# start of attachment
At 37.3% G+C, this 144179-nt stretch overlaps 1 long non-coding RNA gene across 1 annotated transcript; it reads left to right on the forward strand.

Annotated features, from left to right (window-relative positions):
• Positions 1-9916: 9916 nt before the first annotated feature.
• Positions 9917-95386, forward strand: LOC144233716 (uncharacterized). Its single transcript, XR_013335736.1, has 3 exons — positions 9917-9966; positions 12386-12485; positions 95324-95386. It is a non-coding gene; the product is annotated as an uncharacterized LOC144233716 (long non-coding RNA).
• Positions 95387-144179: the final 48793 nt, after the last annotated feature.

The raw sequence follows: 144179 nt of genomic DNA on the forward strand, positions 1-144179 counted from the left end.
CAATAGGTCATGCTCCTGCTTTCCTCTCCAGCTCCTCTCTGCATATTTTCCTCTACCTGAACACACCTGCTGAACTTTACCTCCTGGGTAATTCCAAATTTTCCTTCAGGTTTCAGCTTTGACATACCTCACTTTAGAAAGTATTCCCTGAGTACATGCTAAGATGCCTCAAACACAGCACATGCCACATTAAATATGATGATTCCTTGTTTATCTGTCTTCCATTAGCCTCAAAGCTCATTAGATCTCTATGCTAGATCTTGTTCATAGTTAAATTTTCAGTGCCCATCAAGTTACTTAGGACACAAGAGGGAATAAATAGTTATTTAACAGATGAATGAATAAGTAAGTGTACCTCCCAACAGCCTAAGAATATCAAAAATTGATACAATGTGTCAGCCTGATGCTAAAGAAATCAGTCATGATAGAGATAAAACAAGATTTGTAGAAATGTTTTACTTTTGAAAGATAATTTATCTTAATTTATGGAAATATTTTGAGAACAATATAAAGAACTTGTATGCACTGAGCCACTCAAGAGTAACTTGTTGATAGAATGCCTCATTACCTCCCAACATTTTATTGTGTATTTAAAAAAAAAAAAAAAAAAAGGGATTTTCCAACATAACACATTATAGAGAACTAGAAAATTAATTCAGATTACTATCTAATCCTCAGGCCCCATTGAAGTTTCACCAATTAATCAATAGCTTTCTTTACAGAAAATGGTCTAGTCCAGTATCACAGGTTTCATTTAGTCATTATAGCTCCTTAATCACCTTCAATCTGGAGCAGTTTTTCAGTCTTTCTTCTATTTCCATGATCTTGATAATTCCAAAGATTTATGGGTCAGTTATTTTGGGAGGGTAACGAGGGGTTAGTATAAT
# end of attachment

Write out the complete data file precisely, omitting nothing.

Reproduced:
At 37.3% G+C, this 144179-nt stretch overlaps 1 long non-coding RNA gene across 1 annotated transcript; it reads left to right on the forward strand.

Annotated features, from left to right (window-relative positions):
• Positions 1-9916: 9916 nt before the first annotated feature.
• Positions 9917-95386, forward strand: LOC144233716 (uncharacterized). Its single transcript, XR_013335736.1, has 3 exons — positions 9917-9966; positions 12386-12485; positions 95324-95386. It is a non-coding gene; the product is annotated as an uncharacterized LOC144233716 (long non-coding RNA).
• Positions 95387-144179: the final 48793 nt, after the last annotated feature.

The raw sequence follows: 144179 nt of genomic DNA on the forward strand, positions 1-144179 counted from the left end.
CAATAGGTCATGCTCCTGCTTTCCTCTCCAGCTCCTCTCTGCATATTTTCCTCTACCTGAACACACCTGCTGAACTTTACCTCCTGGGTAATTCCAAATTTTCCTTCAGGTTTCAGCTTTGACATACCTCACTTTAGAAAGTATTCCCTGAGTACATGCTAAGATGCCTCAAACACAGCACATGCCACATTAAATATGATGATTCCTTGTTTATCTGTCTTCCATTAGCCTCAAAGCTCATTAGATCTCTATGCTAGATCTTGTTCATAGTTAAATTTTCAGTGCCCATCAAGTTACTTAGGACACAAGAGGGAATAAATAGTTATTTAACAGATGAATGAATAAGTAAGTGTACCTCCCAACAGCCTAAGAATATCAAAAATTGATACAATGTGTCAGCCTGATGCTAAAGAAATCAGTCATGATAGAGATAAAACAAGATTTGTAGAAATGTTTTACTTTTGAAAGATAATTTATCTTAATTTATGGAAATATTTTGAGAACAATATAAAGAACTTGTATGCACTGAGCCACTCAAGAGTAACTTGTTGATAGAATGCCTCATTACCTCCCAACATTTTATTGTGTATTTAAAAAAAAAAAAAAAAAAAGGGATTTTCCAACATAACACATTATAGAGAACTAGAAAATTAATTCAGATTACTATCTAATCCTCAGGCCCCATTGAAGTTTCACCAATTAATCAATAGCTTTCTTTACAGAAAATGGTCTAGTCCAGTATCACAGGTTTCATTTAGTCATTATAGCTCCTTAATCACCTTCAATCTGGAGCAGTTTTTCAGTCTTTCTTCTATTTCCATGATCTTGATAATTCCAAAGATTTATGGGTCAGTTATTTTGGGAGGGTAACGAGGGGTTAGTATAAT